Google today announced it is retiring Chrome Frame for Microsoft’s Internet Explorer, a plug-in that brings Chrome’s engine to old IE versions. The company wouldn’t share an exact date, but did say it will end support and cease releasing updates sometime in January 2014.
Google’s reasoning appears to be based on the fact that Chrome Frame was released (initially in September 2009 and then as a stable build in September 2010) at a time when old versions of Internet Explorer, which don’t support the latest Web technologies, were still in very high use. Now, the latest versions of Microsoft browsers are dominating.
“Today, most people are using modern browsers that support the majority of the latest web technologies,” Google said as an explanation of its decision. “Better yet, the usage of legacy browsers is declining significantly and newer browsers stay up to date automatically, which means the leading edge has become mainstream.”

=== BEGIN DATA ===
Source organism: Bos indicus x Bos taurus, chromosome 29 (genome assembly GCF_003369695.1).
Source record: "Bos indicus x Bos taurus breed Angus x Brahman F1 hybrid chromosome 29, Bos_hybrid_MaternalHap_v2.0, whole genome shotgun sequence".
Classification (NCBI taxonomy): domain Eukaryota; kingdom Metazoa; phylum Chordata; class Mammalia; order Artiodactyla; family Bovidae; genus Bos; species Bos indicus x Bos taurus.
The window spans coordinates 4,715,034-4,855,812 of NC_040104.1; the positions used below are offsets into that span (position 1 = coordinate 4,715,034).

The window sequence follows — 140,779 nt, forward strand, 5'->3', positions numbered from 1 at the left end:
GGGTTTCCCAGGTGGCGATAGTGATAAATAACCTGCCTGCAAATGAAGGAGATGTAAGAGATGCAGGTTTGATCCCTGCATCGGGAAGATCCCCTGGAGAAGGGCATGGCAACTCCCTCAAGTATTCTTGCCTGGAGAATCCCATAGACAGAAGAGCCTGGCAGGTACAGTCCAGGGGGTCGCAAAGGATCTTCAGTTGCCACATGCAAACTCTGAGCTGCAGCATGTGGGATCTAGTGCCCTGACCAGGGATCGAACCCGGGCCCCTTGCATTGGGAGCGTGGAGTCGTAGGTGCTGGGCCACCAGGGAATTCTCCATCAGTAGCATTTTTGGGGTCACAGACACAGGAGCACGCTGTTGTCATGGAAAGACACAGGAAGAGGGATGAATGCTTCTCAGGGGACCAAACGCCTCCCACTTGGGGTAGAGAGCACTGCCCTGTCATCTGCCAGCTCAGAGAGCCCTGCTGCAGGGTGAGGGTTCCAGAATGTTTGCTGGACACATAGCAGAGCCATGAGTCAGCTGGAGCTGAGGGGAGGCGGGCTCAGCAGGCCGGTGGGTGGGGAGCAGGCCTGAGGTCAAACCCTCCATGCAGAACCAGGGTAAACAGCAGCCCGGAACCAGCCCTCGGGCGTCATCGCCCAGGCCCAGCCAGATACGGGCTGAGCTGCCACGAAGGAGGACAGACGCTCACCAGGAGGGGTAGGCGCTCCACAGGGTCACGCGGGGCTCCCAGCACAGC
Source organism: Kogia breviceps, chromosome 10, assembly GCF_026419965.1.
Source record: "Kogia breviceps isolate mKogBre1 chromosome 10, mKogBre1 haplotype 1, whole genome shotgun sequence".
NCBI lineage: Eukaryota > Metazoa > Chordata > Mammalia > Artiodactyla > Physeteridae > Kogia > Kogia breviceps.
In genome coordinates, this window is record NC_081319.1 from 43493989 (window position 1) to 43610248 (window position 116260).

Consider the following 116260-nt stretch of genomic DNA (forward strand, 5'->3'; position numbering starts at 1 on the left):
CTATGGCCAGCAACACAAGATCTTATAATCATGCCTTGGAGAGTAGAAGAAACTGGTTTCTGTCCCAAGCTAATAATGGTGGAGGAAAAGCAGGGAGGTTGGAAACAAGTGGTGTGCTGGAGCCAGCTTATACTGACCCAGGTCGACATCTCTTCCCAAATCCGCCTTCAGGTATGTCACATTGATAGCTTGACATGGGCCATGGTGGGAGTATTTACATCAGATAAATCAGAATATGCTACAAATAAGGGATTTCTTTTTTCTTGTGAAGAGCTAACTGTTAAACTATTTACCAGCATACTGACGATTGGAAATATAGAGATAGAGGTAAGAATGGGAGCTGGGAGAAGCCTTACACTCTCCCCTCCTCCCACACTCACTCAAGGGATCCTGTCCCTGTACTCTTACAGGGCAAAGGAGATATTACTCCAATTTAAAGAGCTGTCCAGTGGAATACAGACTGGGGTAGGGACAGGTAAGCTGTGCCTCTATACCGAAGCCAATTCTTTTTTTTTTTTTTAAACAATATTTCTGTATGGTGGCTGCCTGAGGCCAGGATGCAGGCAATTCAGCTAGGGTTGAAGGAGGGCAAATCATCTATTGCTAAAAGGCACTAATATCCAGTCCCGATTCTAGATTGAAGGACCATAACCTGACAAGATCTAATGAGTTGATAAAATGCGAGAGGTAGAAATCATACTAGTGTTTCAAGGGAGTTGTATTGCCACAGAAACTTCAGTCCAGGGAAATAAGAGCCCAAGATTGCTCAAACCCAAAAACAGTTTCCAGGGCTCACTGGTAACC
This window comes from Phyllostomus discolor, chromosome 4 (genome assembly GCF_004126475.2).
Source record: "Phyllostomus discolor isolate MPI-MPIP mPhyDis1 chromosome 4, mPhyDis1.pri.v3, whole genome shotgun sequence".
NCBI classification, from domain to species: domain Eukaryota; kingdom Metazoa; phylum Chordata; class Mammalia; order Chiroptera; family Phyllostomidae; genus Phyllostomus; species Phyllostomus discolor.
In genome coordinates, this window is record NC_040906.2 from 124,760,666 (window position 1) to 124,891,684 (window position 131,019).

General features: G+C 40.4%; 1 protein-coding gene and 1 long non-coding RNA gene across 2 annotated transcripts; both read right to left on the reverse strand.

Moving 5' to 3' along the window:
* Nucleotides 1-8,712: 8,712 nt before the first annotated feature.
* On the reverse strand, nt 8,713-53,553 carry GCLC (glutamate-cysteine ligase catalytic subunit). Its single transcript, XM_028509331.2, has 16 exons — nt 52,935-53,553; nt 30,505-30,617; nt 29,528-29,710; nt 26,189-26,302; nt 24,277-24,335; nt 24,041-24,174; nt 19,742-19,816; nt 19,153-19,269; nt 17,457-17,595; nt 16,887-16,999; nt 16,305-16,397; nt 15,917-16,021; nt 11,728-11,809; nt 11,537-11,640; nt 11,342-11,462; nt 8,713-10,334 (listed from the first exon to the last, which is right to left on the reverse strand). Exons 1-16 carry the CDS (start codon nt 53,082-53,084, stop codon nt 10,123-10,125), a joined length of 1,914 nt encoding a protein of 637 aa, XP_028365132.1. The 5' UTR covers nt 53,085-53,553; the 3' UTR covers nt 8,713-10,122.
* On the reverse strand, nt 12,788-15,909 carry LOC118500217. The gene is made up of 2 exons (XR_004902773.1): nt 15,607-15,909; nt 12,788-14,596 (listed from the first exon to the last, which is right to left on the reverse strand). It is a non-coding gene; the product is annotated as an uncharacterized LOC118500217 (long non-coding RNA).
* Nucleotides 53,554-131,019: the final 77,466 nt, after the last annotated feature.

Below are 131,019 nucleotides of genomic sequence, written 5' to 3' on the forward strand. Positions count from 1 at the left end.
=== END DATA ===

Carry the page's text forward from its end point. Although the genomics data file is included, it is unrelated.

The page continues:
Google’s goal with Chrome Frame was to let developers bring better experiences to more users, especially those who could not upgrade their old IE browser (mainly employees in large corporations). Chrome Frame let them set a tag on their pages to automatically switch IE users to Chrome Frame or prompt them to install the plugin if they didn’t have it. Now, the company is asking any developer whose app leverages Chrome Frame to prompt visitors to upgrade to a modern browser instead.
As for administrators, Google is hoping to pitching them Chrome for Business coupled with Legacy Browser Support, which lets employees switch “seamlessly” between Chrome and another browser (read: old versions of IE). The company has been working hard to get Chrome into enterprises, letting businesses configure over 100 policies for the browser.
Roger Capriotti, Microsoft’s Internet Explorer director, offered the following statement on the news:
More and more people are using modern browsers every day. To help move the web forward, we continue to upgrade our Windows customers through Windows Update to ensure they have the latest version of IE for their PC. We also encourage developers to build modern HTML5 sites that are interoperable and help move the web forward.
Unsurprisingly, the company didn’t even bother mentioning Chrome Frame.
Top Image Credit: Half Cut